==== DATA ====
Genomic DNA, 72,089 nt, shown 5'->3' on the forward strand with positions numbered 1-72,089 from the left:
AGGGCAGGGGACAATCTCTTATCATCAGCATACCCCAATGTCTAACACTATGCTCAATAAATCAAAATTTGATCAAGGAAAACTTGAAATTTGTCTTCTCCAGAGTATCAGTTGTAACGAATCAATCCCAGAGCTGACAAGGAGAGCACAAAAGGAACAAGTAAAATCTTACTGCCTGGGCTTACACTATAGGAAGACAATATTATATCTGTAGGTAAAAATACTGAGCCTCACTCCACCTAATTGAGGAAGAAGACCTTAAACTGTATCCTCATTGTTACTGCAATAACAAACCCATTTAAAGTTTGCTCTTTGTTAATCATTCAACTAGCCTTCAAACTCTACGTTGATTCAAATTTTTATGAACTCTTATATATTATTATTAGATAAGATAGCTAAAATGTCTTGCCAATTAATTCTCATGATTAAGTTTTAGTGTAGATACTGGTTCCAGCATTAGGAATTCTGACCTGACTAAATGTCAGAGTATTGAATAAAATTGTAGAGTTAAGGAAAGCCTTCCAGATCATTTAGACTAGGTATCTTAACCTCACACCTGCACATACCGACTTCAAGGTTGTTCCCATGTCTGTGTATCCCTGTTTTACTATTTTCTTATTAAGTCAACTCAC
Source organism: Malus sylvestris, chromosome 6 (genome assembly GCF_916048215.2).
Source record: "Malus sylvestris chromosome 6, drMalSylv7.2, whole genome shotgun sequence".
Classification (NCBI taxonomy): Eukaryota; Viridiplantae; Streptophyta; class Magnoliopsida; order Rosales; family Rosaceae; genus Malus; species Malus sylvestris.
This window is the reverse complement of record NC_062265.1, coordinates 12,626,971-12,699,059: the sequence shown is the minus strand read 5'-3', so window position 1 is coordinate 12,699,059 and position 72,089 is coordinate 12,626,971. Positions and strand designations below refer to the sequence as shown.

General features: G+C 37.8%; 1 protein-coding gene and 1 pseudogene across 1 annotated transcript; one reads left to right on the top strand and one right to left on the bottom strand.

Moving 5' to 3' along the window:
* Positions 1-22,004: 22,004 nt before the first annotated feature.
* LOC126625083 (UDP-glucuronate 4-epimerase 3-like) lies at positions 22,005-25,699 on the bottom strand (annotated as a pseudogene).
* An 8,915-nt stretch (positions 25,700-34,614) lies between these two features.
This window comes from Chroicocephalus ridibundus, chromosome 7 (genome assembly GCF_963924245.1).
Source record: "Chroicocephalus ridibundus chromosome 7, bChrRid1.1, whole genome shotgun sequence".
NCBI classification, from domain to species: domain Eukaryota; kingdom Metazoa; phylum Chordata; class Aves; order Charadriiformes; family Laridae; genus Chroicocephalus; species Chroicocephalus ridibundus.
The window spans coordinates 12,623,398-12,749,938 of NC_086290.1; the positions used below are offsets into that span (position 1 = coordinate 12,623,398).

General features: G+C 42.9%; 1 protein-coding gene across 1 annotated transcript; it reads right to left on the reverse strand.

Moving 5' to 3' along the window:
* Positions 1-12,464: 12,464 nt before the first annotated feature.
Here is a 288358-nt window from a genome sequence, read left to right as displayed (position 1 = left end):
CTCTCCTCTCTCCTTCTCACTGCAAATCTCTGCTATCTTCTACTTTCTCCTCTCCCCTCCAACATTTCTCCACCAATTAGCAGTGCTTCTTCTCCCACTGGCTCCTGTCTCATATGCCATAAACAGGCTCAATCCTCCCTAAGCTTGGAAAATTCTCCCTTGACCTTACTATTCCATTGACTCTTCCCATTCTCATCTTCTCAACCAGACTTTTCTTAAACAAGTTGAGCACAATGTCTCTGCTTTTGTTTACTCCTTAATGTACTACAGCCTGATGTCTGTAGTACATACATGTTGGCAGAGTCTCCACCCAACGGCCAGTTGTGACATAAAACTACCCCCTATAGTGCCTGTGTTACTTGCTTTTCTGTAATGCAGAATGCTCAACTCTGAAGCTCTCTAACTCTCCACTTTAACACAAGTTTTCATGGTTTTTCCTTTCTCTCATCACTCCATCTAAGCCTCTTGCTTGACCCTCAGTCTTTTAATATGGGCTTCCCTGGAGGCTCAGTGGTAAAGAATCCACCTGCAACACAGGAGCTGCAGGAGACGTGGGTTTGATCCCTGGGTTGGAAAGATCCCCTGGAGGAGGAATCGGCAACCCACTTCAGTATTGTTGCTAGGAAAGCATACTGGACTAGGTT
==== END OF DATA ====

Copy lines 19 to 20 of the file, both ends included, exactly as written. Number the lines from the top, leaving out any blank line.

Here is a 288358-nt window from a genome sequence, read left to right as displayed (position 1 = left end):
CTCTCCTCTCTCCTTCTCACTGCAAATCTCTGCTATCTTCTACTTTCTCCTCTCCCCTCCAACATTTCTCCACCAATTAGCAGTGCTTCTTCTCCCACTGGCTCCTGTCTCATATGCCATAAACAGGCTCAATCCTCCCTAAGCTTGGAAAATTCTCCCTTGACCTTACTATTCCATTGACTCTTCCCATTCTCATCTTCTCAACCAGACTTTTCTTAAACAAGTTGAGCACAATGTCTCTGCTTTTGTTTACTCCTTAATGTACTACAGCCTGATGTCTGTAGTACATACATGTTGGCAGAGTCTCCACCCAACGGCCAGTTGTGACATAAAACTACCCCCTATAGTGCCTGTGTTACTTGCTTTTCTGTAATGCAGAATGCTCAACTCTGAAGCTCTCTAACTCTCCACTTTAACACAAGTTTTCATGGTTTTTCCTTTCTCTCATCACTCCATCTAAGCCTCTTGCTTGACCCTCAGTCTTTTAATATGGGCTTCCCTGGAGGCTCAGTGGTAAAGAATCCACCTGCAACACAGGAGCTGCAGGAGACGTGGGTTTGATCCCTGGGTTGGAAAGATCCCCTGGAGGAGGAATCGGCAACCCACTTCAGTATTGTTGCTAGGAAAGCATACTGGACTAGGTT